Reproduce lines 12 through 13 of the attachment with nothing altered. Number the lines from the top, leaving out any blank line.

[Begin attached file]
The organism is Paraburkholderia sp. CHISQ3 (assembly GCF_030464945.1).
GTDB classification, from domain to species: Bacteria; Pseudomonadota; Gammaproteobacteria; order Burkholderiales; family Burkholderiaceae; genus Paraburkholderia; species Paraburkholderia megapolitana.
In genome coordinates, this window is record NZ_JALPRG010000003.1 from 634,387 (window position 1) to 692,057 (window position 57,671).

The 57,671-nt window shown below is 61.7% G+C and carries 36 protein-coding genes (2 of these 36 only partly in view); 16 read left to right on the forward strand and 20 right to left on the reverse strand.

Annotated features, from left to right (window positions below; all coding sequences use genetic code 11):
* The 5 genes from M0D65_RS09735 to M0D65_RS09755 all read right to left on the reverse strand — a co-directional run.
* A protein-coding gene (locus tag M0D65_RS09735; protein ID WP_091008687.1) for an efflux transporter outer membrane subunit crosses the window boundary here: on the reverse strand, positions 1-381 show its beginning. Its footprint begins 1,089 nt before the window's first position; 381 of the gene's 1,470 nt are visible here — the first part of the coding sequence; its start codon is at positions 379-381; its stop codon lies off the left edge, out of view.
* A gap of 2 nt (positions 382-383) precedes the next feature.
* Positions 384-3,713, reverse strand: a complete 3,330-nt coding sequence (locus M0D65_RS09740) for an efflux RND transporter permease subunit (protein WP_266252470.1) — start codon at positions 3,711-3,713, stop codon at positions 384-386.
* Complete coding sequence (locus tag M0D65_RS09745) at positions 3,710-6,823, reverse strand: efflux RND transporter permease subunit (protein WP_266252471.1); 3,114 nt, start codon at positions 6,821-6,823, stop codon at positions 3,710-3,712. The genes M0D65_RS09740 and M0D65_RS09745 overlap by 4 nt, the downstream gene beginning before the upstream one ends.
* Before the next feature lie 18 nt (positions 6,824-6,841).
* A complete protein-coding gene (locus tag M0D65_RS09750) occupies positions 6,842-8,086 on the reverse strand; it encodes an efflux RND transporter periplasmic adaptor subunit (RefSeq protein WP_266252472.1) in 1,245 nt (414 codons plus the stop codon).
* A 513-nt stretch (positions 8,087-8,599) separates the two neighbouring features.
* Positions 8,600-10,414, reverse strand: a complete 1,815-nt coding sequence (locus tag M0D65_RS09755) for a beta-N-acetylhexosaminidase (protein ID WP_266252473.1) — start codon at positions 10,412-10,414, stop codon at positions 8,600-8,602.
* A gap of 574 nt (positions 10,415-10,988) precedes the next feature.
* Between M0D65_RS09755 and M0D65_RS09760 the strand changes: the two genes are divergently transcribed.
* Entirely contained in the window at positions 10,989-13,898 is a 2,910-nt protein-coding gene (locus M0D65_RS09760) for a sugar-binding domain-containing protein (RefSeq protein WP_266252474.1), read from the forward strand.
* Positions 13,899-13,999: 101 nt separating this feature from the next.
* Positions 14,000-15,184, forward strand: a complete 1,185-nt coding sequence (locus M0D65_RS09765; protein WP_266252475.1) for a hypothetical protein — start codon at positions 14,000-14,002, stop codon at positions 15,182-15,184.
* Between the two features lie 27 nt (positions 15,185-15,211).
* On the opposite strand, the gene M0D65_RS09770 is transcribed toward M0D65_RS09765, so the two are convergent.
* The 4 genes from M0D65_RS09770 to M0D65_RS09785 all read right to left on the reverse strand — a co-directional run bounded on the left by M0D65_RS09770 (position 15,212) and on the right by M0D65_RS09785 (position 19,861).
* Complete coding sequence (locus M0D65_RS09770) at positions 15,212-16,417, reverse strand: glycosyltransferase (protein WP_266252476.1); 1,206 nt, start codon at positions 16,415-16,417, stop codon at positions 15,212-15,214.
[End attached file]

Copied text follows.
* A complete protein-coding gene (locus tag M0D65_RS09750) occupies positions 6,842-8,086 on the reverse strand; it encodes an efflux RND transporter periplasmic adaptor subunit (RefSeq protein WP_266252472.1) in 1,245 nt (414 codons plus the stop codon).
* A 513-nt stretch (positions 8,087-8,599) separates the two neighbouring features.